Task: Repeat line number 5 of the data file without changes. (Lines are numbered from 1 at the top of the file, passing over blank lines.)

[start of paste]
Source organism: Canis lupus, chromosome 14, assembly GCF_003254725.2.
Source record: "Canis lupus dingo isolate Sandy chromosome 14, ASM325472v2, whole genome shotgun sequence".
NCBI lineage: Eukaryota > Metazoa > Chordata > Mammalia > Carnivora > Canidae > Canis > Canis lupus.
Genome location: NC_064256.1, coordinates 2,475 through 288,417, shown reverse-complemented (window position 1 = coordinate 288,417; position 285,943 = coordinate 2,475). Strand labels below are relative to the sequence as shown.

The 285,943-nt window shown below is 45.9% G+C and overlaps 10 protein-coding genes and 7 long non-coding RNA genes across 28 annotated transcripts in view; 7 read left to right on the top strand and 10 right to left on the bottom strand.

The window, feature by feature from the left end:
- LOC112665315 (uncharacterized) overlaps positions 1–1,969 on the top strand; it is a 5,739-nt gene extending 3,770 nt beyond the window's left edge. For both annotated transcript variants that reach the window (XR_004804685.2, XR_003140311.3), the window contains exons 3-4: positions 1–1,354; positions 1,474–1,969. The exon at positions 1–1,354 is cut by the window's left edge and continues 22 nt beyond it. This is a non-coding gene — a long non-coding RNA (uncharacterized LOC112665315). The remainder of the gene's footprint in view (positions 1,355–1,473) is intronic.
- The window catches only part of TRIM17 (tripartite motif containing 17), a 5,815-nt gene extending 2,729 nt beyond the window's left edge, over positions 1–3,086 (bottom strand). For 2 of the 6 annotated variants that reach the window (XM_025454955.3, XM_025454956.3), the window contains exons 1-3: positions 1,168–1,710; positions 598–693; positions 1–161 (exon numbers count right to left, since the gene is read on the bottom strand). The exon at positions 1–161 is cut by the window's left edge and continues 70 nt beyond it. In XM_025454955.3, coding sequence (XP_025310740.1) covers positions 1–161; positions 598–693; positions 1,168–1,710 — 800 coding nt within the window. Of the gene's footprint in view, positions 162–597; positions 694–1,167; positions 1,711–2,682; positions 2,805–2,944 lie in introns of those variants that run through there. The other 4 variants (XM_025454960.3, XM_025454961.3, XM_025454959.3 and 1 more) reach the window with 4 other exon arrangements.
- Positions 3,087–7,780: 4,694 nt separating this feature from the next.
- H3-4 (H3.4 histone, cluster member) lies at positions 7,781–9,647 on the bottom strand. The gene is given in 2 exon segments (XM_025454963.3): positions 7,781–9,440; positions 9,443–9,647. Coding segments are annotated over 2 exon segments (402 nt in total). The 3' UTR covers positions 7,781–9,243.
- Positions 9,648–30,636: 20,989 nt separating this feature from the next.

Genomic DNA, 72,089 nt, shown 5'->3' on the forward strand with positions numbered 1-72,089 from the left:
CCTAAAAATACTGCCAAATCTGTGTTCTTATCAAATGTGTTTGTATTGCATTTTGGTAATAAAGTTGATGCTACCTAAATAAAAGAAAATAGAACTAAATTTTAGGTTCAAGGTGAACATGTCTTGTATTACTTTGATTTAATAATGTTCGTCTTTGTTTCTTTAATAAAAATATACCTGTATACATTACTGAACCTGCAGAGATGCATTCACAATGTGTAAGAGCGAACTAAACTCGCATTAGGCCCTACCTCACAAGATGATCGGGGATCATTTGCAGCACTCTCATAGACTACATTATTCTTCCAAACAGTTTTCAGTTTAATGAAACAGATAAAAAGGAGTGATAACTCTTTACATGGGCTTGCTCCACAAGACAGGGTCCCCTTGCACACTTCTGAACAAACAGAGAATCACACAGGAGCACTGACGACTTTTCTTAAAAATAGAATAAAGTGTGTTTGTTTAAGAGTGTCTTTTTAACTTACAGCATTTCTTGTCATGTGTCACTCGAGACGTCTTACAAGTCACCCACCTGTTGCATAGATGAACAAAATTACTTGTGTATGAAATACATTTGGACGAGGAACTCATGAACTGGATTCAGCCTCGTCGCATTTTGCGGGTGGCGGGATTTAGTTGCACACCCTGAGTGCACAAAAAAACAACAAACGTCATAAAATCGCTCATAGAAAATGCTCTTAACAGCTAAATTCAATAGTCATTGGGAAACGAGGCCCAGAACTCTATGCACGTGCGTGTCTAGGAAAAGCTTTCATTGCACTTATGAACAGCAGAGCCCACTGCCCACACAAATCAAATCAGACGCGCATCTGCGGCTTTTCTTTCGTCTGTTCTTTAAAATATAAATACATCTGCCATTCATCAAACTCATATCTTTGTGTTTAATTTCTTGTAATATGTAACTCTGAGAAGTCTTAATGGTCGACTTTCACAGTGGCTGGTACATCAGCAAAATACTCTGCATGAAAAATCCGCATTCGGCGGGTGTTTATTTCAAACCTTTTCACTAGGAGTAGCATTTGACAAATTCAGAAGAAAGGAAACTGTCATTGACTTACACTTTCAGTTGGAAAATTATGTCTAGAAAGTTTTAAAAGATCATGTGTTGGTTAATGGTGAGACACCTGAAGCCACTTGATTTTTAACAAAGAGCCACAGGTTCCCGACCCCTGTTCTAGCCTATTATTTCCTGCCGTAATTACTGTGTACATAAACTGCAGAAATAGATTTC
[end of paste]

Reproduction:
The 285,943-nt window shown below is 45.9% G+C and overlaps 10 protein-coding genes and 7 long non-coding RNA genes across 28 annotated transcripts in view; 7 read left to right on the top strand and 10 right to left on the bottom strand.